It appears that the annual White House Correspondents Association dinner is going to be short on media and celebrity attendances.
Many news outlets, however, are planning to give the event a miss. The New York Times has not sent journalists to the dinner since 2008. The Guardian, which normally attends, will not be represented there this year. Jeff Mason, a Reuters journalist and president of the WHCA, has been obliged to confirm that the event will happen.
Over the years, the dinner has spawned a number of receptions and after-parties. Some of those are now being cancelled or losing co-hosts. Vanity Fair, for example, has pulled out of co-hosting a prestigious after-party, leaving Bloomberg to go it alone. The New Yorker has cancelled its curtain-raiser. It is reportedly unclear if MSNBC will hold its own traditional after-party, while ABC and Yahoo, which have previously co-hosted a pre-dinner reception, have not confirmed if they will do so this year.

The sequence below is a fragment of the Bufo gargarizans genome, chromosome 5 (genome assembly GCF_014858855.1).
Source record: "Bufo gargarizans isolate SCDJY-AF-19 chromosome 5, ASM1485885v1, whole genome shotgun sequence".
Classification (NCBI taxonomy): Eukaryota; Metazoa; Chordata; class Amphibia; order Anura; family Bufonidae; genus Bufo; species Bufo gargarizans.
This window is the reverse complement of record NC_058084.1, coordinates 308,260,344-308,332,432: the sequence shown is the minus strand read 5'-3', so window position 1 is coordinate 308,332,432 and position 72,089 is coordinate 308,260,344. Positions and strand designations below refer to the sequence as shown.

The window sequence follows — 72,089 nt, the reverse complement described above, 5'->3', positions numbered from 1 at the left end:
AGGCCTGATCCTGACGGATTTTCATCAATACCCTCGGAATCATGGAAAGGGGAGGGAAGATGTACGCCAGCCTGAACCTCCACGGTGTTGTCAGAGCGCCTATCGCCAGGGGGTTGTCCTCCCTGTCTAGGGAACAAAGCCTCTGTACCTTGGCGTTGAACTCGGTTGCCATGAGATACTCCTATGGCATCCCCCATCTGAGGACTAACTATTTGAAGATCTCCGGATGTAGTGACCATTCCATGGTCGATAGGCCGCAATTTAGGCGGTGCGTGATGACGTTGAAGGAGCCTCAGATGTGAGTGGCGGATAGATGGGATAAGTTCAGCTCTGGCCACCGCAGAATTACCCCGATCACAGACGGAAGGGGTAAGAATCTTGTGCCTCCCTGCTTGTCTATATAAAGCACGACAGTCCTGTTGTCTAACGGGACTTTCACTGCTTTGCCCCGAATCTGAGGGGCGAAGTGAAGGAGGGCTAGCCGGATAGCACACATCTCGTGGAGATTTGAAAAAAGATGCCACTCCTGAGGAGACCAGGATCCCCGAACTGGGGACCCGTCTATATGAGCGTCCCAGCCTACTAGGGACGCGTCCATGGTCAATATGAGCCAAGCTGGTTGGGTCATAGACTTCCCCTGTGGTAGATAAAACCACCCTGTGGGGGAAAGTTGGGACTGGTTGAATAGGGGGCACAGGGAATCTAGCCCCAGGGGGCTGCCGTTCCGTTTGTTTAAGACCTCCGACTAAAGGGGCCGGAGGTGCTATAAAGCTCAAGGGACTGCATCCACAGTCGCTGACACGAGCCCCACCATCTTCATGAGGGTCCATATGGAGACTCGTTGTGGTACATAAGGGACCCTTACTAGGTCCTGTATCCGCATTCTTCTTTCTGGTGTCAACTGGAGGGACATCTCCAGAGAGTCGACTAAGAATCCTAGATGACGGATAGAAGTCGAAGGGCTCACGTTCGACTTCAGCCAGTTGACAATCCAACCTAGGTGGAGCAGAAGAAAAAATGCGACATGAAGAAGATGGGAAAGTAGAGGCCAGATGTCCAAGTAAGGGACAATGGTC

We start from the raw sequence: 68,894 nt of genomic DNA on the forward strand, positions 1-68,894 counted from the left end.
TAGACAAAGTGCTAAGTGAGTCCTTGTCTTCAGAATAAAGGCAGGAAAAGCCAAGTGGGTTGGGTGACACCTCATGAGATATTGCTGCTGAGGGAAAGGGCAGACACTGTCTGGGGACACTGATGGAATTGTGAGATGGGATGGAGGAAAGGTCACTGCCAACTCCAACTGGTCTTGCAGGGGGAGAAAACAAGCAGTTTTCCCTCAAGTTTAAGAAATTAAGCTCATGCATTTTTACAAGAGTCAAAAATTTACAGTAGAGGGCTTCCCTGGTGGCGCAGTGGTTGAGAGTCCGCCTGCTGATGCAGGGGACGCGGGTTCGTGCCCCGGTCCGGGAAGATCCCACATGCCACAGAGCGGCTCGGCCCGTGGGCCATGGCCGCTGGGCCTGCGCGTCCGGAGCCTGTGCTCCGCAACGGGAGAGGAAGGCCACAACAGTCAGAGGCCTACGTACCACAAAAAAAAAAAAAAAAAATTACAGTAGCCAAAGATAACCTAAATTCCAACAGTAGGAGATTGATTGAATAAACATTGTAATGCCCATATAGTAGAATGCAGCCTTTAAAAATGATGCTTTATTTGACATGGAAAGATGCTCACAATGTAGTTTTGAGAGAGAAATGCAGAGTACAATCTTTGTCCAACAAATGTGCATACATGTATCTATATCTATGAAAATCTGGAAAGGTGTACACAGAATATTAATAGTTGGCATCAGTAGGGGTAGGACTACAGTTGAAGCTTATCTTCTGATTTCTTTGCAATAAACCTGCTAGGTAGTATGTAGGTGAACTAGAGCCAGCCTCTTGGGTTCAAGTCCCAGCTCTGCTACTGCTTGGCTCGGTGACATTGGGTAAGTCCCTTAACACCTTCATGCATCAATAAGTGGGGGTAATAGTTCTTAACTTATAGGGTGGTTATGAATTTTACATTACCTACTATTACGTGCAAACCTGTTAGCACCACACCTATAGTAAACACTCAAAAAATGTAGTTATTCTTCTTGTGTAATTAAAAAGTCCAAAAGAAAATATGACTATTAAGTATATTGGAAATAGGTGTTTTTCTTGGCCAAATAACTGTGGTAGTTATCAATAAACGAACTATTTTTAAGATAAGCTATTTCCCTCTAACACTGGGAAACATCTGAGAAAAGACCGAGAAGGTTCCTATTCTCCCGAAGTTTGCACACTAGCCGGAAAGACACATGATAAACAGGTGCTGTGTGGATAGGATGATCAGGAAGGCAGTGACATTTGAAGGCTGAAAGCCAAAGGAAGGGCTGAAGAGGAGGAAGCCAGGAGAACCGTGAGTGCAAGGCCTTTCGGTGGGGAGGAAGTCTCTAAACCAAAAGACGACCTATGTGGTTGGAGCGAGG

For Trump, who likes to be in the presence of celebrities and the center of their attention, a low-watt affair will undoubtedly irk. I don’t care about the celebrities but I have long felt that this dinner represented all that was wrong about the cozy relationship between the media and the people they cover. So while I would be glad if few or journalists show up this year, it should not be because they dislike Donald Trump but because the whole concept behind the dinner is wrong. Of course, not turning up for the dinner should be just the first step. What we should have is an intensely adversarial relationship between the press and the politicians they cover.